Business booms along Samtse-P/ling highway 

Rajesh Rai  | Samtse

The Covid-19 pandemic has eventually led to some positive developments for many villagers of Tading gewog in Samtse, residing along the Phuentsholing-Samtse highway.

Although the 58km highway internally connected Phuentsholing and Samtse in July 2018, vehicles, including passenger buses, preferred travelling via India.

But now, with the border sealed, commuters travelling on the highway are boosting local businesses.

Resham Ghalley sells vegetables by the roadside at Panbari.

“Sales have increased,” she said. “This all due to the increased vehicle movements these days.”

Resham Ghalley, however, said that there was not much to sell these days. Roadside vendors just sell farm produce, she said.

In a day, if it does not rain, Resham mints between Nu 1,200 and Nu 1,500.

A restaurant owner at Khenpagaon, Dilip said the business was better due to the increased movement of vehicles.

“At least five to six private vehicles, including taxis stop by every day,” he said.

Prior to the Covid-19 pandemic, his daily earnings didn’t cross Nu 500 but these days he earns at least Nu 1,500 a day.

Meanwhile, a new hotel construction is ongoing at Panbari on the highway. The hotel would open in three months, its owner Sumit Kumar Rai said.

Expecting good business, he started the hotel construction in October 2019.

“The school nearby would also be upgraded,” he said.

Highway Inn at Khenpagaon is another hotel along the highway. Its owner Prabin Chhetri said that his business is about a year old and today around five passenger buses stop at his hotel daily. “Business is good.”

Highway Inn earns at least Nu 6,000 a day.

If not for the highway, Samtse remained cut-off from the rest of the country during strikes or other disruptions in the neighbouring Indian state of West Bengal.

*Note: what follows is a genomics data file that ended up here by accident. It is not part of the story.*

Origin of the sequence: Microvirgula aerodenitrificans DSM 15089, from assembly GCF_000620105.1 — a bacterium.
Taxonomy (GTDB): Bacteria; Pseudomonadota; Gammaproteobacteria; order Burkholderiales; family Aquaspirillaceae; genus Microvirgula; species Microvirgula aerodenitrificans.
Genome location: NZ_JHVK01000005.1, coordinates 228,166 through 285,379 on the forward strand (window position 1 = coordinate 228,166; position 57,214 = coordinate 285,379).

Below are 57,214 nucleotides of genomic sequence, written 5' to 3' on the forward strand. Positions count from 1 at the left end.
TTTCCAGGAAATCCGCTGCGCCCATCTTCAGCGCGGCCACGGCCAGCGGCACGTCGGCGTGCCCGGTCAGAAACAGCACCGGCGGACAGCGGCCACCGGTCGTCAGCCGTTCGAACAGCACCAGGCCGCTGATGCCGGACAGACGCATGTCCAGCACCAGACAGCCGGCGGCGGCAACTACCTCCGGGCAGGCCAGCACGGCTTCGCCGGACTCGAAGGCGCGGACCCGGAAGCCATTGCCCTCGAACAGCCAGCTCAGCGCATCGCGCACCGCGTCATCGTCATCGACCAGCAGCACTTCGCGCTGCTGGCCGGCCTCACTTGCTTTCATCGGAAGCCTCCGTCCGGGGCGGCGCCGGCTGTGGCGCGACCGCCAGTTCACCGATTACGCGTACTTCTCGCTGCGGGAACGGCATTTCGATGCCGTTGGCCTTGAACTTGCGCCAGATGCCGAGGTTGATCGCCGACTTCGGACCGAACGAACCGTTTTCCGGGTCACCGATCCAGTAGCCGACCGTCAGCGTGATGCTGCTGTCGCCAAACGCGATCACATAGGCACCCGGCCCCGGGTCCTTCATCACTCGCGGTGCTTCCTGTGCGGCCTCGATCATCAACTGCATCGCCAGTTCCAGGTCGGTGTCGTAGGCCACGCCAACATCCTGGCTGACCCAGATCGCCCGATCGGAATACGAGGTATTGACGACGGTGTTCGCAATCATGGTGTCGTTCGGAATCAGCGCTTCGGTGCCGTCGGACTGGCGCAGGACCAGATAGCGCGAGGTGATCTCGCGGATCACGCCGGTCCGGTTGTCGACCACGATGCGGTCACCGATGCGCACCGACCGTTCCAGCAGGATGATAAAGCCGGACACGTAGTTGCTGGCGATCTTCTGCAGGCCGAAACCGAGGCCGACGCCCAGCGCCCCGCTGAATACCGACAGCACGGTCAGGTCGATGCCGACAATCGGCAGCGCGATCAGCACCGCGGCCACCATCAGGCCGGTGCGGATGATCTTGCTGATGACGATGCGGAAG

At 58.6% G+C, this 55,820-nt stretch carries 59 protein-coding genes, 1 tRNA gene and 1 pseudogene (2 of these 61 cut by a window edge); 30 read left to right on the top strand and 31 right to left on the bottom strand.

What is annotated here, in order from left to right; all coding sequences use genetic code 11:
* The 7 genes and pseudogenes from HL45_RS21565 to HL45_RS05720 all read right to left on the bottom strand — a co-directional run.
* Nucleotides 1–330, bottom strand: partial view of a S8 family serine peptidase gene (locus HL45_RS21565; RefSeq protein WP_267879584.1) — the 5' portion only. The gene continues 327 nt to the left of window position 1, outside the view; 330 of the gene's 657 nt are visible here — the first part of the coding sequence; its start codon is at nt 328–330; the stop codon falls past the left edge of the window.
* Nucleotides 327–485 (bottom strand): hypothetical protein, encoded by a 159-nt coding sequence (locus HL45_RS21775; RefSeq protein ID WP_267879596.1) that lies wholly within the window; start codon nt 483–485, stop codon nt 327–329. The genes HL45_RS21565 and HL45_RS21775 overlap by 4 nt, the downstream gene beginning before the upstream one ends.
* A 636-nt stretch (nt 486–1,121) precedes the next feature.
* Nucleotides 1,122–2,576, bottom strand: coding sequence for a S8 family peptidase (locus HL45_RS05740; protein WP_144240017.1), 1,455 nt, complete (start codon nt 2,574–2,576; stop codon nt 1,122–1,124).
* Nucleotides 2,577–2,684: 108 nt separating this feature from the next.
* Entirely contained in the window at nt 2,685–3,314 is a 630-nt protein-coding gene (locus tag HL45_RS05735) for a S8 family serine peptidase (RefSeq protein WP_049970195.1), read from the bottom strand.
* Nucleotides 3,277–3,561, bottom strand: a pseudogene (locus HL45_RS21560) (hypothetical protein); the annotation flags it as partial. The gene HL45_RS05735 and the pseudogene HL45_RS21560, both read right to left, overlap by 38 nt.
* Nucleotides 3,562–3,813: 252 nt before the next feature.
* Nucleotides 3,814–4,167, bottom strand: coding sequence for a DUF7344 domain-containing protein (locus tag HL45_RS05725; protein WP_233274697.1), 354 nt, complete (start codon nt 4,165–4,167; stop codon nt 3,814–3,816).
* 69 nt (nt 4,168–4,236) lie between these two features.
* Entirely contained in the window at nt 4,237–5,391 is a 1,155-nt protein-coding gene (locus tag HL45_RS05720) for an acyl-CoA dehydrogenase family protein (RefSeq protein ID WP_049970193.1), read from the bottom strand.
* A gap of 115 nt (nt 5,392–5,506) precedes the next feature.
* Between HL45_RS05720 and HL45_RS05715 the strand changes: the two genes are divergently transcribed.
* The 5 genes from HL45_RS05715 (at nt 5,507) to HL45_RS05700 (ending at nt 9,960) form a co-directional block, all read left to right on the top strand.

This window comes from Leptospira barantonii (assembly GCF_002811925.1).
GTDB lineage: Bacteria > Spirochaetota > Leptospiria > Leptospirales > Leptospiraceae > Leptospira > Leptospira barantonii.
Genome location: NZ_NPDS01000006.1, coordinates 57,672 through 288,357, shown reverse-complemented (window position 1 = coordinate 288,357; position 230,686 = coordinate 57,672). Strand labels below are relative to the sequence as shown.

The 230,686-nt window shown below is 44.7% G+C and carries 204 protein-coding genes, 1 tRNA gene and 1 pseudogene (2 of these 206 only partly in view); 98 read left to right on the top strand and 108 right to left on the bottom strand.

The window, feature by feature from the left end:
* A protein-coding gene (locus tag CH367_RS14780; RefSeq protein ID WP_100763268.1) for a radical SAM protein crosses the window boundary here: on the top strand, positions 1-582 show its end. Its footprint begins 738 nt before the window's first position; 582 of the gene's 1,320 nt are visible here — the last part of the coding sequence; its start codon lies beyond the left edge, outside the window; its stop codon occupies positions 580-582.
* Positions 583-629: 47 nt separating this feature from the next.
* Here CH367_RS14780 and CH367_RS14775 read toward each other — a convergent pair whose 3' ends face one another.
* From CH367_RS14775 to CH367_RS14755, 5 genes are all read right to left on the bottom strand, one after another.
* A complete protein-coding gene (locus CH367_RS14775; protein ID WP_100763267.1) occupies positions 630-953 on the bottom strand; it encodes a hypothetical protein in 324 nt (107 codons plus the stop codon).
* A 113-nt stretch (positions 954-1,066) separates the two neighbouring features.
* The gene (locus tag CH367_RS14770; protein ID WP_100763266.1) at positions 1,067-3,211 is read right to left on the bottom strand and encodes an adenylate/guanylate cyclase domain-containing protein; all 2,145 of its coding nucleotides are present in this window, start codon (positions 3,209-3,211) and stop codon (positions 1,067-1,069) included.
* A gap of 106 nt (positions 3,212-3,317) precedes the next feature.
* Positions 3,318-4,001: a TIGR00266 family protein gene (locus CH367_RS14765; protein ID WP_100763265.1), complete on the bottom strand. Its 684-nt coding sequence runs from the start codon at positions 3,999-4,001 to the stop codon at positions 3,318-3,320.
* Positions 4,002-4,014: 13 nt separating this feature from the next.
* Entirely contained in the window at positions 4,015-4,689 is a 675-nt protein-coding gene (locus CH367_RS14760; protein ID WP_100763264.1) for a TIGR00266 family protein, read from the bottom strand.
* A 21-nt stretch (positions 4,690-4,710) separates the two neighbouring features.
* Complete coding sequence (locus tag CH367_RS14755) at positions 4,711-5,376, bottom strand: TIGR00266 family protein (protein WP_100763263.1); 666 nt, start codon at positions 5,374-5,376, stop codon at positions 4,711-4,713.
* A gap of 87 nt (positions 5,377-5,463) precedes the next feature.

The construction of the highway commenced in 2005 from both Samtse and Phuentsholing with funds from the government.

Meanwhile, when the border was sealed in response to the pandemic on March 23 this year,  Gomtu remained cut-off from the rest of the country. Owing to this, a road to connect Gomtu with Phuentsholing via Tading began in May.

The road will add 5km to the existing 16km road. The total distance from Gomtu to Phuentsholing will be around 44km.

The dzongkhag road, which will pave through Sisney pass in Tading will connect the Phuentsholing-Samtse highway at Suntaley.

Heavy monsoon rains have hampered the road construction.

Department of Roads’ chief engineer for Phuentsholing region, Karma Dorji said the area where the formation cutting was done had been sliding frequently due to heavy and continuous rainfall.

“We clear the road one day and it is blocked the next day.”

Karma Dorji said that machinery is deployed at the site.

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